Cambridge University Graduate

I have a Bachelors and a Masters Degree from Cambridge University in the UK (Magdalene College)

Master of Business Administration

I graduated from Cass Business School in 1992 with an MBA with Distinction and also won the Tallow Chandler's prize for the best Dissertation.

British Army Officer

I spent nine years as a Commissioned British Army Officer, serving in Germany and the UK in the 1980s, retiring as a Captain. I graduated from the Royal Military Academy Sandhurst (Britain's West Point) in 1984.

Investment Banking Career

I have spent over 25 years working as an Investment Banker, advis... See full profile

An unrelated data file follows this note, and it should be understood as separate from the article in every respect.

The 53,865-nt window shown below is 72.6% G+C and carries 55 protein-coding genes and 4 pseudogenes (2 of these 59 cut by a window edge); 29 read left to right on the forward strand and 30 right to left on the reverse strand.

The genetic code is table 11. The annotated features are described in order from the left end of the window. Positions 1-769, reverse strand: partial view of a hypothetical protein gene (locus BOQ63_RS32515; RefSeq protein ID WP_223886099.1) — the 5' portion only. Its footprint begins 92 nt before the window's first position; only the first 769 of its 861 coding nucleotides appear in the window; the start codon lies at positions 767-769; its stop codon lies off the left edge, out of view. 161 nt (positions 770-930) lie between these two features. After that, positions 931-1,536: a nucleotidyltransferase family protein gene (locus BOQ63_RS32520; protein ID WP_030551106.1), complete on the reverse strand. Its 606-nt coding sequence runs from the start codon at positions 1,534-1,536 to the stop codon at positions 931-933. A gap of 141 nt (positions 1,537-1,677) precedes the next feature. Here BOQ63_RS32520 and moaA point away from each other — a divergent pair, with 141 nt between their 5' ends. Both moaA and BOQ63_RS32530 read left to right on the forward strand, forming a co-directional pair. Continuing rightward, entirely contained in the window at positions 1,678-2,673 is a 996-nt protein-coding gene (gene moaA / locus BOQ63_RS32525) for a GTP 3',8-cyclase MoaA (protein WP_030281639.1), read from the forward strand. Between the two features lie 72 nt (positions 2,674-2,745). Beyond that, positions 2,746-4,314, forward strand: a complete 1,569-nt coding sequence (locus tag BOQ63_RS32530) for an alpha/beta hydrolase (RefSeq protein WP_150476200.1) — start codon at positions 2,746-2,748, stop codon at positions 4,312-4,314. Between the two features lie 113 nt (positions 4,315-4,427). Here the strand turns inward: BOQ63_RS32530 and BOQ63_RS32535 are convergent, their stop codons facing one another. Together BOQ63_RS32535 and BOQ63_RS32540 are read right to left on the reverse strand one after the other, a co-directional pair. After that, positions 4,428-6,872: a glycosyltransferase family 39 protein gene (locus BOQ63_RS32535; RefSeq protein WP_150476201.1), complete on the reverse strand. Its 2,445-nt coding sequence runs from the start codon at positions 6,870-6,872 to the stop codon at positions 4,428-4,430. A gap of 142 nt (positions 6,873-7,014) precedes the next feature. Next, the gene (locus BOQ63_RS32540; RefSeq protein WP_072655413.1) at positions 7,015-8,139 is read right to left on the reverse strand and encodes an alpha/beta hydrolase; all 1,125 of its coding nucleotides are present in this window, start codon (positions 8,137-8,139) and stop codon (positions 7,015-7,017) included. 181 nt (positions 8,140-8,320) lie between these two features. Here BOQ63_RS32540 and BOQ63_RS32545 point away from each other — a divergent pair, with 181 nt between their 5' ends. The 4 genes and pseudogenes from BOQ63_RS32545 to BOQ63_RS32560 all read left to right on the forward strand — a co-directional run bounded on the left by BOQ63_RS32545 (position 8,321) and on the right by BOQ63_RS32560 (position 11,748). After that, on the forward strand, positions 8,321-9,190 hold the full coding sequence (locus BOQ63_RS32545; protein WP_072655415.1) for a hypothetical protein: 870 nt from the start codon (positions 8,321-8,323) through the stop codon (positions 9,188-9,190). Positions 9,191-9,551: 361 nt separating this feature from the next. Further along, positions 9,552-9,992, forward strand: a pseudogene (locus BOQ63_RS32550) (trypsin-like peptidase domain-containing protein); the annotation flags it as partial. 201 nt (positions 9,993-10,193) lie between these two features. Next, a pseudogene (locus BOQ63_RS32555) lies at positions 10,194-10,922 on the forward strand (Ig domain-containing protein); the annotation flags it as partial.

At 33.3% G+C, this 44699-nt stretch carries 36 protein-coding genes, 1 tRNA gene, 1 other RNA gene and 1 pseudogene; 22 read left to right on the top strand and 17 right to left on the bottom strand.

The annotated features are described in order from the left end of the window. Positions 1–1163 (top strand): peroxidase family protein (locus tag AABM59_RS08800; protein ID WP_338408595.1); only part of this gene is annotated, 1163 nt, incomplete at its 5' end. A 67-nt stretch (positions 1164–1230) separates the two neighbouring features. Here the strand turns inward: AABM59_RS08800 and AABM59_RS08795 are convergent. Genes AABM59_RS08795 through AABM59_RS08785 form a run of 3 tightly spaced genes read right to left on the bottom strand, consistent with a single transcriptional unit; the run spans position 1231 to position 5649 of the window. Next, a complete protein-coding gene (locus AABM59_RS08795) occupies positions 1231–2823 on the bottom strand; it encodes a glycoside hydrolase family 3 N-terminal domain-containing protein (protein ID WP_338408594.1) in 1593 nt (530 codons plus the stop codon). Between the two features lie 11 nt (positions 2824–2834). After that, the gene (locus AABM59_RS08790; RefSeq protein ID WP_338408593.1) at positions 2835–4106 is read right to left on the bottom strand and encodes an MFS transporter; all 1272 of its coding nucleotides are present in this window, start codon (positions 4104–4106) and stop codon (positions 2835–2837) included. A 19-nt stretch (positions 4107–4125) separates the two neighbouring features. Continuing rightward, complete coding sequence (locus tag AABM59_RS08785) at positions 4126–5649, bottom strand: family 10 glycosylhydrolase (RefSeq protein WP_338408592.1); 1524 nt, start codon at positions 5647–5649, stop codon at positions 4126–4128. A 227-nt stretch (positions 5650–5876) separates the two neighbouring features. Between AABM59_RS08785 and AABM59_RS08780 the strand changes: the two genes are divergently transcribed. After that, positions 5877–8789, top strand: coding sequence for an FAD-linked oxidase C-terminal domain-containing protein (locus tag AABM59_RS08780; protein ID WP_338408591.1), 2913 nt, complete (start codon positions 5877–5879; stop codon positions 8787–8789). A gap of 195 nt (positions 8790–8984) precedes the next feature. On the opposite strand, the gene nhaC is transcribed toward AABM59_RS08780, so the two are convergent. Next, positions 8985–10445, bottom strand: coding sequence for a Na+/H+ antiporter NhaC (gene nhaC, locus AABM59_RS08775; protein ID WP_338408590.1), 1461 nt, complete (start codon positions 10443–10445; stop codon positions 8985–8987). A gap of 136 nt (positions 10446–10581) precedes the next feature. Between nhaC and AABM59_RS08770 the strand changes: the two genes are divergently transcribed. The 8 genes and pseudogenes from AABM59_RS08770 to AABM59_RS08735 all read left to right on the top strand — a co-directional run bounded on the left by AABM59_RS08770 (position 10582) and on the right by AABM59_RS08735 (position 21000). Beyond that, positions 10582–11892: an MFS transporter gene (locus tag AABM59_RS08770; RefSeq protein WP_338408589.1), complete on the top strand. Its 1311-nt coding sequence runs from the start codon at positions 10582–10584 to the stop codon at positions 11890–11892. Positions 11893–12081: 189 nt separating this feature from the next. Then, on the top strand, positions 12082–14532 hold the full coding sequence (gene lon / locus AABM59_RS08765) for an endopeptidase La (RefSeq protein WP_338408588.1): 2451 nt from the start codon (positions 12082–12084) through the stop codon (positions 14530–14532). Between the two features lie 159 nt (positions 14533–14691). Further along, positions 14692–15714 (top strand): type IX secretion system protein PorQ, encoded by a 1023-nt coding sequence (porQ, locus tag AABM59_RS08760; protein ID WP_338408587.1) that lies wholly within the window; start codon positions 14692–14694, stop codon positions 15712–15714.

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1. Introduction 2: Welcome to my course. An introduction to start ups. If you're new to the whole startup concept in the startup world, this course is to you because what I'm trying to do is to bring you the key headline points about the issues you need to understand when you address the whole startup world. Now, to make it clear and simple, I've split this into six stages and you can see in the hexagons on the right. Here they are, the market, the prophet, the plan, the capital, the value and the investors in the subsequent lectures were going to go through and take a look at the issues relating to the market aunt to see. You know what you need to understand about the market you want to enter. If you're going to create a successful startup, then we'll look at the whole issue of profit. It's all well in good as a startup generating revenues, but that has to be profitable revenues eventually. But it certainly must be cash generative revenues. And you need to understand all the numbers. Well, look beaten some detail about the issues off, how you go about planning or start up, and I'll give you some clear pointers to hang your your plan on through that raising capital is obviously critical. When you're starting a company. Andi, you'll need to understand some of the issues involved, and I'll take you through those in the capital section. The issue of value is important because at an early stage of value issue could be very contentious. When you're bringing in new investors. How much is your business actually worth at the outset? Most of the value is in the future value of the business if you're successful, so we'll go through some of the issues to do with that and then finally will discuss the whole contentious matter of how you go about getting investors into your business in order to grow it. This course will also introduce you to my six minutes strategist methodology, where I use these nested hexagons to bring a complex topic together in a simple manner, and you'll see at the end how the whole course hangs together. Using this six by six matrix. Finally, you may be aware that I've got a course very successful course on you. Timmy entitle the entrepreneur's guide to start up funding and at the end of this course. If you wish to go forward and learn more about startups, I'll have a special offer for you. So until then, I look forward to seeing you in the next lecture, where we're going to discuss the market. 2. 1: 3. 2: way. Welcome to the second part off my course introduction to start ups in this lecture, we're going to take a look at the whole issue off profit. Now I'm going to do this. As you may expect in six stages, they are the five year P NL, or profit and loss account. Take a look at revenue assumptions. Then we'll go on to cost assumptions, and this will bring us logically to e bit D A, which is earnings before interest, tax, depreciation and amortization. Then we're look atyour growth assumptions, and finally, this will bring us to cash flow. When preparing a startup and in the planning phase, you need to put together a five year monthly profit and loss account. You will use this to create the basis of your cash flow statement, and indeed, it's the template for your financial model. Into this plan. You'll need to build your capital and operational expenditure and integrate it so that you have a fully functioning integrated model. But at the end of the day, you need to watch your cash flow. The starting point for this model is your revenue assumptions. You'll need to work out what you're selling your product or solution for how many your cell and when you expect to sell them. If you're putting this together and into a spreadsheet, you'll probably do well to have a separate assumption sheet, which will feed into your P NL. And this enabled you to alter your revenue assumptions without changing all the cells in the P and L account itself. Following on from this, you'll need to look at your cost assumptions. What what is the cost going to be of producing your products? A solution so that you can identify your gross margins. When you're doing this, you need to think whether they're going to be scale economies as you increase the number of units sold. Considers the pricing of your product defensible. Or as time goes on, we'll competition road your pricing over time. Have you factored in quantity or promotional discounts, then below this below the gross margin line you'll need to modern your fixed costs, salaries, office costs, rent rate, electricity, marking, etcetera. This is called SGN a in US gap, but you'll need to have a full, fully thought out basis for all your costs. Assumptions. When you do this, it will bring thee logically to the e bit d a line, which is that the main profit line that investors and particularly venture capitalists, look at when they're looking at the profit being generated by your business. Earnings before interest, tax, depreciation and amortization is a critical line because it's not distorted by non cash items, particularly depreciation and amortization, or indeed, by the balance sheet structure, interest or by what you owed to the tax man. And remember, taxes only paid after you've made a profit, and it's there for a derivative number. Having done this, I think now through what your organic growth assumptions are going to be, how quickly and why do you expect sales to grow When preparing this, you may actually choose to run different scenarios to see one impact this has on cash flow and therefore how much working capital the business will need. Remember, it could be just as dangerous toe over trade and run out of cash as it is not to sell enough. You should then use this detail, profit and loss model to create your cash flow into this. You need to build your assumptions about the capital costs needed to set the business up. The ongoing operational investment costs your need as the business grows and run this on a monthly basis to include include the cash generated from the operations of the business. The key here is to identify the maximum negative cash position, which, when added to a contingency amount, shows you how much capital you're going to need to get the business up and running to a point where it's self financing, otherwise known as cash break even depending on the cash requirement, this will help you decide how much capital you need to raise on based on your assumptions how many rounds of finance you're going to require. So under this heading a profit, we've looked at the construction of the five year profit and loss account. How you go about creating your revenue and costs. Assumptions how this logically leaves you to e bit D. A. Your earnings before interest, tax, depreciation and amortization how you can then take this P and l account to build in growth assumptions going forward, which will enable you to understand the likely pattern off cash flow for your business when you're gonna reach cash for break even and how much financing you're going to need. So that's it for this lecture. In the next lecture, we're going to look at the business plan and how you're going to executing. 4. 3: 5. 4: to this fourth lecture in my course introduction to startups in this lecture, we're going to take a look at the whole issue off capital on the capital requirement. Your business is going tohave. The's six headings I'm going to address this are under our cap. Ex or capital expenditure or pecs. Operational expenditure lena mean 18 months cash burn. And finally, the question. How much cap, ex or capital expenditure is the costs you're going to incur when you set your business up and get things running? This is going to include things like legal and accounting and other professional services. Cost to make sure you're properly a set up to trade. Your need to carefully detail these costs into your business plan. And you should strike the right balance between thrift and efficiency and not cutting corners on investment, which may later compromise your delivery quality or your ability to operate efficiently. OPEC's operational costs will increase as the business grows. Businesses need working capital to operate. Think of it like the oil in your car's engine. As the revenue grows, your working capital comment will grow with it when your model includes and integrated balance sheet. This working capital is captured in the balance sheet and changes to kasher, adjusted by the working capital, giving a realistic cash forecast projection. So if you think about it, as you gain revenues, you have more money tied up in Scott stock on other working expenses on this will actually eat cash, and you need to look bay carefully at the things in your business, which consume cash on which generate cash. Lena mean means essentially, you should aim to watch every penny the dot com days of what point? 01 point out when it was. Never mind the cash burn measure. The hype are long gone. Reduced salaries can be exchanged for small equity interests. Your startup team, but a bit more about equity in a future. Lecture the 18 months runway. Now this is important when considering your question. Cash requirements going forward to make sure that you have raised enough. Kaplan, you have enough capital to run the business for 18 months. Remember, raising capital is very time consuming and your need to be able to do a capital race and then focus on the business and to achieving some milestones in the development of the business before your next capital raise. Remember, running out of cash is the cardinal sin. Investors will probably rescue, but almost inevitably on very, very expensive or highly dilutive terms. Cash burn is something I believe every CEO of every startup should know he should. There is opening cash position in the morning and is closing cash position at the end of the day. And watching a measuring your cash burn is absolutely critical. Understand where the money is going and continually ask yourself, Is this the best use of the money? Can I spend my cash somewhere else? Tomb or effect? Remember, money can only be spent once. Think, should you be doing something differently, or can you do it more efficiently? The final question is how much and all this analysis should enable you to answer the question. How much capital do you need to raise? You should include a contingency fund. I would use as much as 25% is a working number, and you should also have ranged a number. Run a number of scenarios, adjusting your assumptions to see what impact it has on cash. What happens if sales increase it twice The expected rate. What happens if it the take up is only 50% of what you've assumed? These are questions which investors are likely to ask you, so you'd better have the answers ready. So let's recap. We've looked at Cap ex OPEC's running Lena mean the 18 months runway, focusing on the cash burn and then drawing this all together to understand how much money you're going to need to raise to get your business off the ground. So that's it for the Capital Requirements lecture. And in the next lecture, we're gonna take a look at the whole issue off value. 6. 5: 7. 6: way. Welcome to the sixth and final lecture in my course introduction to start ups. In this lecture, we're gonna take a look at the whole issue off investors. The six topics We're going to address it under our the elevator pitch, the slide deck, the role equity sources, bootstrapping and six reasons. The elevator pitch is a much talked about concept, but it's very simple to explain it. Imagine you enter the elevator a lift here in the UK with an investor, you have just 60 seconds to pitch in your business. What do you say to him to get his attention and make him want to hear more? BC's typically, say, if you can't describe your business in one sentence, you either haven't thought it through or you don't have a compelling proposition. The slide deck is the Power Point presentation that you would give to potential investor to explain your business on this can be the graveyard of many a startup project. It's so important to get them right. I could go into this in a great deal of depth, but Guy Kawasaki put it very succinctly in his 10 2034 which is 10 slides 20 minutes, 30 point formed. I normally recommend 13 or 14 specific slides, but I completely agree with the whole concept of his approach. You need to consider very carefully the role you want from your investors. Do you want them to be passive or active? Are you going to give them a seat on the board? If you're investor has relevant business experience, you should try to find a way to benefit from it through a working arrangement that suits both of you and that may being having him on some form of advisory board. In this case, with this investor, it's not simply just about the money. Let's talk about equity sources very briefly. There are different sources of start up equity capital and they for early stage businesses . They come typically from 282 areas. One is either friends and family, and the other one is angel investors. And these are high net worth individuals, often successful entrepreneurs in their own right who are reinvesting in early stage businesses. You should be clear clear that if you're taking your agent ants harder and savings that she can afford to lose the entire amount on understands that This is a very possible outcome. Angel investors tend to be financially successful, people who are more sophisticated, and they understand the risks much better, but they may demand more for their money. As a result, let's look briefly at bootstrapping before you rush off to find equity investors. Are there other ways to finance this great venture of yours? At one level, credit cards can be useful bank loans or other debt loans, which do not involve use. Rending any precious equity is also a source, although very difficult to get, particularly from the banks. And at this time, this whole concept of starting from your own resources is called bootstrapping, a curious term referring to the act of pulling oneself up by one's own bootstraps, which is clearly a physical impossibility if you're wearing them at the same time. Finally, let's just look at this issue of six reasons. This is normally my final slide in the day, but it also works with the elevator pitch. I ask entrepreneurs to summarize their business in six. Of course, that's not the six minute strategist methodology, an approach six reasons why investors should invest in their company. These should be compelling and are intended to close the sale to convince the investors it would be folly to miss the opportunity to invest in your great concept, your great idea or great startup, or worse for you invest in somebody else's. So that's it. Let's have a recap Under investors, we've looked at the elevator pitch, the slide deck, the role you might want, the investor to play, sources of equity, the idea of bootstrapping. And finally, this punchy six reasons why the investor should invest in you in the final lecture. In this lecture course, I'm going to go back and summarize everything we've covered on Bring it all together in the six Minutes justice methodology with my next nested hexagons, and you'll see how this all hangs together.